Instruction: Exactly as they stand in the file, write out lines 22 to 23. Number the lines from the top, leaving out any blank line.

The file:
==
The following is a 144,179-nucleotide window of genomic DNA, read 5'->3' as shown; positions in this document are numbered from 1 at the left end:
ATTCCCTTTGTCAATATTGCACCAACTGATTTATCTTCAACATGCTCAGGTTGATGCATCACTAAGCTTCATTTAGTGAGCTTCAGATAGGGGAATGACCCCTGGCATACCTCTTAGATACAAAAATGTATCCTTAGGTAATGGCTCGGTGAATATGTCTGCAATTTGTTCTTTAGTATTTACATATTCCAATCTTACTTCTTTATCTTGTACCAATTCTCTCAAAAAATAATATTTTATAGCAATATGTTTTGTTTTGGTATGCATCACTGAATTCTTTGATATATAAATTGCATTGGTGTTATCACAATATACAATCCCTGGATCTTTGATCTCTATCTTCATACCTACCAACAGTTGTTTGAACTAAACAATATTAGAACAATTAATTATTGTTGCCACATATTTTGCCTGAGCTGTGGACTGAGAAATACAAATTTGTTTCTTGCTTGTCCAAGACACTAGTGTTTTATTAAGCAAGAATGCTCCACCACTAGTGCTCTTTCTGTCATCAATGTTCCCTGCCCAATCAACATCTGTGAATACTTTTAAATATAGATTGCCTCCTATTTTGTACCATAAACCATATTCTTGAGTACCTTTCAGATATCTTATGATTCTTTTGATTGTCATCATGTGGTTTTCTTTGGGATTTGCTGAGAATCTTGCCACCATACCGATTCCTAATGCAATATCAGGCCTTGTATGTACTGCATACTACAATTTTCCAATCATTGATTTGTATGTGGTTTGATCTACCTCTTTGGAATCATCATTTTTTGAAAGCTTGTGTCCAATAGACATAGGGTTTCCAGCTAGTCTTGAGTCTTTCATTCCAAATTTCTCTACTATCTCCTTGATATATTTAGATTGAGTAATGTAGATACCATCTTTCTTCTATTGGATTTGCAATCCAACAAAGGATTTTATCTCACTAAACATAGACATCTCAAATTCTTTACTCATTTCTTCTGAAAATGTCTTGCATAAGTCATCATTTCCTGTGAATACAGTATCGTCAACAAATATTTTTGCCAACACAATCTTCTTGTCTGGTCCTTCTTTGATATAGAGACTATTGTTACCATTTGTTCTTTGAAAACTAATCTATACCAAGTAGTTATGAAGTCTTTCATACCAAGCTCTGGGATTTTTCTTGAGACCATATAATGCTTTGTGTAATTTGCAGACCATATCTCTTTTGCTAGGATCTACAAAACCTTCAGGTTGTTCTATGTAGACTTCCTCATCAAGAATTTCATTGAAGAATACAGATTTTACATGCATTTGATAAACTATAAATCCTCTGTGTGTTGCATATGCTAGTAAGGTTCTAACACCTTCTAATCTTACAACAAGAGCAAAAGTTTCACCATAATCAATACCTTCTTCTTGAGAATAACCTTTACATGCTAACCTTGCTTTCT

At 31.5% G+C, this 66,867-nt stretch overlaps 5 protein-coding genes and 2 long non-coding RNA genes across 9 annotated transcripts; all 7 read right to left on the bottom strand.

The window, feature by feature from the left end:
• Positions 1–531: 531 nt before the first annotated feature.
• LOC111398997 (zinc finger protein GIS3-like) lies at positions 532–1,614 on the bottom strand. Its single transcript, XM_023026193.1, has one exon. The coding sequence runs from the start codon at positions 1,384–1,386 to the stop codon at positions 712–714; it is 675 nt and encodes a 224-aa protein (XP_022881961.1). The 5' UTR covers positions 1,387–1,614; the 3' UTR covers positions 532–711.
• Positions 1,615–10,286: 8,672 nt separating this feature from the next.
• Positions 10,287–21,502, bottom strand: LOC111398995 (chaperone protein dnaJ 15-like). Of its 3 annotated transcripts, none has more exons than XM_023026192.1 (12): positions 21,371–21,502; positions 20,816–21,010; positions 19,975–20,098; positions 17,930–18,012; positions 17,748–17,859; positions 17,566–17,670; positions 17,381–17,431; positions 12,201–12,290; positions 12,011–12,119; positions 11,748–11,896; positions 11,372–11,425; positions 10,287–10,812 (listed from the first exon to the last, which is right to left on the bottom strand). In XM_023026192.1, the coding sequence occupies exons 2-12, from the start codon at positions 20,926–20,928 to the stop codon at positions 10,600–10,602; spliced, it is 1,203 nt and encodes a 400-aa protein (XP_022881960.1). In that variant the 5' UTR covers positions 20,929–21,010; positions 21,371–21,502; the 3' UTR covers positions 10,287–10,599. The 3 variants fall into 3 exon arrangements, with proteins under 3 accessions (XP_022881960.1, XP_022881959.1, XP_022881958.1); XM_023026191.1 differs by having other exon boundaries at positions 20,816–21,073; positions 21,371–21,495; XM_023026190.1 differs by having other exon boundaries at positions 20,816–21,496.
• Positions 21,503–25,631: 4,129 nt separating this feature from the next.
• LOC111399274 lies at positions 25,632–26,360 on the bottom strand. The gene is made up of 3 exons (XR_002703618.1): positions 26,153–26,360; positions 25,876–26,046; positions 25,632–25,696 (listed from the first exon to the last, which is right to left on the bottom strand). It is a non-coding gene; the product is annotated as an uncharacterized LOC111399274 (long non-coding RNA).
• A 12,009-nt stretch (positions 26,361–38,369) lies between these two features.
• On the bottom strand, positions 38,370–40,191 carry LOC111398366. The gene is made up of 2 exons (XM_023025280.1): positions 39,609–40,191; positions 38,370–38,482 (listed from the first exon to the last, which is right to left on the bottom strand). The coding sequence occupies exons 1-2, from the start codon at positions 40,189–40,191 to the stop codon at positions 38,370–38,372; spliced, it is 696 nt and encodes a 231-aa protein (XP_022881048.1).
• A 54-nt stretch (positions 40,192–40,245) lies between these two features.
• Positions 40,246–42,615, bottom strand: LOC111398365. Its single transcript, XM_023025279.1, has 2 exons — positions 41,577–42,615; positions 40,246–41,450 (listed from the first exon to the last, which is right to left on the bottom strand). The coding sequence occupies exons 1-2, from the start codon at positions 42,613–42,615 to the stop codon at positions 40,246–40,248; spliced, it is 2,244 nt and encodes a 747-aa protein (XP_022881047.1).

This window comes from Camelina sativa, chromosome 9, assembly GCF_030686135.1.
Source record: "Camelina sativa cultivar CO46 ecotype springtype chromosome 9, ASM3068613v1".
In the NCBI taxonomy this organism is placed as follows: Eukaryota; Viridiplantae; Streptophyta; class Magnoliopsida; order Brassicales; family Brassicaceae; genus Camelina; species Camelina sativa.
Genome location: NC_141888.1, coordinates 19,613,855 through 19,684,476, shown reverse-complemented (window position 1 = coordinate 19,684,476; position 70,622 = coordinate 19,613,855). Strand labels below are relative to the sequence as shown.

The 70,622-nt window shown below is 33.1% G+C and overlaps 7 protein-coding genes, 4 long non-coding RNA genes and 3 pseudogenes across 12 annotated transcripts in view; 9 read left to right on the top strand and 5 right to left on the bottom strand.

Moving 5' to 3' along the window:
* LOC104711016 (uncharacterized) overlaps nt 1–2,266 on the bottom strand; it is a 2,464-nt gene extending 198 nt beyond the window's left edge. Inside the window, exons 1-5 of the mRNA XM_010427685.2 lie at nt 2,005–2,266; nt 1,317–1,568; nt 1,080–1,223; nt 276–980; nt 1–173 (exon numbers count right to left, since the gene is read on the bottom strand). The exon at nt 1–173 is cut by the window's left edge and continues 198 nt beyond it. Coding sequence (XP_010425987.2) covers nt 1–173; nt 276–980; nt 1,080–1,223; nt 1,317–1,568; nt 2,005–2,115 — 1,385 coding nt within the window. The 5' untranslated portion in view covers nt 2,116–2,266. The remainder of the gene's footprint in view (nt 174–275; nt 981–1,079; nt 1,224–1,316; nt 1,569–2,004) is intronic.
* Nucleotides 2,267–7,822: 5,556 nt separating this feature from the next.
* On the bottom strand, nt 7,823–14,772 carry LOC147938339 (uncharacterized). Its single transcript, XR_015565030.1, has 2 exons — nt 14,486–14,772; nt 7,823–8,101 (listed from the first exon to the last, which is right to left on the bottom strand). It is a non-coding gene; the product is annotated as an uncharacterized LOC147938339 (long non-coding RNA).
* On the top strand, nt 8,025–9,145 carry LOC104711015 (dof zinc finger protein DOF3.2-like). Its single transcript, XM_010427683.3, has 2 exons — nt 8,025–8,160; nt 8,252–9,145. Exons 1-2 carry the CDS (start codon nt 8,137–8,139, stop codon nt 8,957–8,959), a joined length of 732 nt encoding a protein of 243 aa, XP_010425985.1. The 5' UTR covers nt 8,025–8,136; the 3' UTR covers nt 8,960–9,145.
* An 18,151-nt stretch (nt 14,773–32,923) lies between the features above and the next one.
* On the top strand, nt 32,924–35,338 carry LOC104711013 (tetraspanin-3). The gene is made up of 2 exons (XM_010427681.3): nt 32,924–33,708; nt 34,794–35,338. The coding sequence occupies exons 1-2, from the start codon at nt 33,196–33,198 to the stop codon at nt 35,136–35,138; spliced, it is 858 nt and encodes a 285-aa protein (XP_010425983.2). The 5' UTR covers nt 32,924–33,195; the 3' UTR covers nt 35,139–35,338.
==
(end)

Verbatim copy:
* Nucleotides 2,267–7,822: 5,556 nt separating this feature from the next.
* On the bottom strand, nt 7,823–14,772 carry LOC147938339 (uncharacterized). Its single transcript, XR_015565030.1, has 2 exons — nt 14,486–14,772; nt 7,823–8,101 (listed from the first exon to the last, which is right to left on the bottom strand). It is a non-coding gene; the product is annotated as an uncharacterized LOC147938339 (long non-coding RNA).